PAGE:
Hefted is a word often associated with sheep in the hills. A truly hefted flock is one that has been bred for generations on the same piece of land. In that case it seems that many farmers, particularly in the upper Dales of Wensleydale and Swaledale can similarly be regarded as a hefted people.
Perhaps that’s why Stephen Walker, manager and auctioneer at Leyburn Auction Mart finds the question of whether there was ever any doubt about the mart reopening after the foot and mouth restrictions of 2001, and a further scare a few years later, as one that he’d never before considered.
“Up here in the Dales there isn’t much of an alternative. Farmers put their tups out with the ewes and farm for the future no matter what happens in Brussels and they like their sheep and cattle. They’re genuine, honest, hard-working people who really don’t have too many options. They can’t exactly put a plough into the ground in Swaledale and turn it arable.”
Nonetheless the knock-on effects of diseases and changing rules and restrictions have seen to a significant decrease in sheep and cattle farmed in the hills. Stephen estimates that livestock in the area is down around 20 per cent since the turn of the century.
“The reasons for the reduction in numbers have come about in various ways. When the rural payments scheme came in the system changed. Livestock farmers had been receiving monies for every animal they kept, called headage payments. This encouraged farmers to produce far greater numbers. When that was scrapped prices weren’t good enough and there was little point in flogging away with big numbers to get nothing in return. Livestock still needs to be fed and kept and that costs.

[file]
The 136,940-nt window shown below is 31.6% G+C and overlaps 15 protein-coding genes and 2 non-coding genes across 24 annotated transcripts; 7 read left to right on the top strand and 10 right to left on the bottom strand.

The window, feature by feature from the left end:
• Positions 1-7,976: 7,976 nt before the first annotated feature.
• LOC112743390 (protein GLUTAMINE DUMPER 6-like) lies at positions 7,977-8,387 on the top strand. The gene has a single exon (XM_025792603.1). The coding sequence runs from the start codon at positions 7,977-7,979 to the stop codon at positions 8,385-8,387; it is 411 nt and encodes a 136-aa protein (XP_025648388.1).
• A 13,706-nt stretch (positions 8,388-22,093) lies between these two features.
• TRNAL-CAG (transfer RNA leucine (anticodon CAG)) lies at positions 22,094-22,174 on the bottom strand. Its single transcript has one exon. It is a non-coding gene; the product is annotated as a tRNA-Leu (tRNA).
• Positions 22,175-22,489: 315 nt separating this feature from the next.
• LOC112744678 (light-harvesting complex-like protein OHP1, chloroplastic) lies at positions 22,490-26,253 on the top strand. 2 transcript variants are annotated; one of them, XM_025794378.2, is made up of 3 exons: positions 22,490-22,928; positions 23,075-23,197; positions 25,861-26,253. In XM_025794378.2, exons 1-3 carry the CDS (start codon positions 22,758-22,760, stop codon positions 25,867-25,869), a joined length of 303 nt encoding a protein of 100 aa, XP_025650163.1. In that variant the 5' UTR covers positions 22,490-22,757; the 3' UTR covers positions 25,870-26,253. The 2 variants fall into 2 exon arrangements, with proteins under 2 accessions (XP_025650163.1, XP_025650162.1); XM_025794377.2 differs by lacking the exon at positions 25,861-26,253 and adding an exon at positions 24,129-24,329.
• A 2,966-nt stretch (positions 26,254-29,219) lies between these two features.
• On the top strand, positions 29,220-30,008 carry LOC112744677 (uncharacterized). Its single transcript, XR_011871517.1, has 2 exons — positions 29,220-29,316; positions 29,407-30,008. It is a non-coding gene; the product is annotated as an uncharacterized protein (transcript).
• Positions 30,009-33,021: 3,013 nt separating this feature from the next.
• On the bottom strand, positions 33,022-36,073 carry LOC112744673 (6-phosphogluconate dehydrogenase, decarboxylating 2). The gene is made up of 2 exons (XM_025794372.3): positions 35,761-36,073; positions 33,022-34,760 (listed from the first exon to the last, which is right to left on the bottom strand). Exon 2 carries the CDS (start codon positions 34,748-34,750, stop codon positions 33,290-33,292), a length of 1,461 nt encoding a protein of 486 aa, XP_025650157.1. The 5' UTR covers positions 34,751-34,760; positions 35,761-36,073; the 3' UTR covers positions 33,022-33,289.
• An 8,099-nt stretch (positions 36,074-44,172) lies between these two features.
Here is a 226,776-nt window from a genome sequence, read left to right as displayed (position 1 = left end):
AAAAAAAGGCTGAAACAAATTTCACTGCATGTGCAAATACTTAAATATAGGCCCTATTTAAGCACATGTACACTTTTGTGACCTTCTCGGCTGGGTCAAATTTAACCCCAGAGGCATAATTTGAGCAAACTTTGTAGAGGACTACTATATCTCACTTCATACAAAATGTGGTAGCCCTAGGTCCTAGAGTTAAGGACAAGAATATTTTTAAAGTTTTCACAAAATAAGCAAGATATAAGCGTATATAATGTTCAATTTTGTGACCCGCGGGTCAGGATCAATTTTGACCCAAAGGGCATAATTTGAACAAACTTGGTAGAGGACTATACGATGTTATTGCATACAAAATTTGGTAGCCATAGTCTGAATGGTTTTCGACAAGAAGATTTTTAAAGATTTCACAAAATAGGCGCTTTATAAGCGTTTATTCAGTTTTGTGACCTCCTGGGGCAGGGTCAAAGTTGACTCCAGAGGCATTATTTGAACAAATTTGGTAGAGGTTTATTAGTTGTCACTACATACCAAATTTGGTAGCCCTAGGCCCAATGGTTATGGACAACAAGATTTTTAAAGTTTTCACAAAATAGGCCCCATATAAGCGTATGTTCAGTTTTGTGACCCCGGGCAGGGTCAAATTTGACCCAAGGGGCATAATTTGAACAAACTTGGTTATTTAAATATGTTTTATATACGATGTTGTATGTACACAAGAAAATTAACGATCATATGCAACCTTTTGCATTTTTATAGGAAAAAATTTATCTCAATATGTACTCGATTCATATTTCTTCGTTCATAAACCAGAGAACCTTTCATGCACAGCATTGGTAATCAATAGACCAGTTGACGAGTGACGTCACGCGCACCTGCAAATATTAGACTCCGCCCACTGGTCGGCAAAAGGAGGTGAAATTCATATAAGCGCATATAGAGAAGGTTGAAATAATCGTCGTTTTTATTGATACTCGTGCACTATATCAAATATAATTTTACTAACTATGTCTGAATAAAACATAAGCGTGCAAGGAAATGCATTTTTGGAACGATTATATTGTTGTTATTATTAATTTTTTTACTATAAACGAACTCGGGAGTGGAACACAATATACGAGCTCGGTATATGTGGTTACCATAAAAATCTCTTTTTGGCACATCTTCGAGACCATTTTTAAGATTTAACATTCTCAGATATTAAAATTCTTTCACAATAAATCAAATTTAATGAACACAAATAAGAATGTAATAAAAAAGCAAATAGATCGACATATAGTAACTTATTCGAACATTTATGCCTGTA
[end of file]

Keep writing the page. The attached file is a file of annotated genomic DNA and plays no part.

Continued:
“This is a big grouse shooting area and the owners of these moors don’t like so many sheep. Then there’s the move to conservation. The thing is that the landscape is how it is because it has been farmed for centuries not because of the way it was made. If it’s not farmed properly it will deteriorate. If ever there’s a time when you want to put sheep back on a moor it’ll now be difficult. Sheep lose their hefting nature and the land becomes overgrown.”
These are Stephen’s warning shots for the future but it’s fair to say that life at Leyburn Auction Mart is going well at the moment. World prices have stayed resiliently strong for some time and that’s reflected in the demeanour of those around the ring.
“We will always find a buyer for whatever stock. Of course if it’s good it will always sell very well, but nothing ever leaves here unsold. We’ve had a really good run and most sectors have been buoyant for quite a while. It shows around the ring too. We have 10-12 prime sheep buyers every week and about 30-40 men buying store cattle. The prime sheep buyers include agents buying for others too, but the cattle men generally buy for themselves and they know what they’re looking for.”
Dairy cattle are sold at Leyburn monthly. Falling numbers of dairy farmers in the area brought a change from weekly. “The weekly sale had to go because there just wasn’t the demand. It’s not that there aren’t the numbers of cows in the area it’s just that they’re in the hands of less farmers.”
Breeding sheep sales in autumn are a major draw with Mule gimmer lamb sales and others for Charollais, Texel and Teeswater breeds.
Leyburn Mart started in 1919 and looks well-set to celebrate its centenary in five years. It is run by ten farmer directors and employs three full-time staff of which Stephen is one and a number of staff on sale days. A café is run by the Sunter family.
Leyburn Mart sale days are Wednesday and Friday.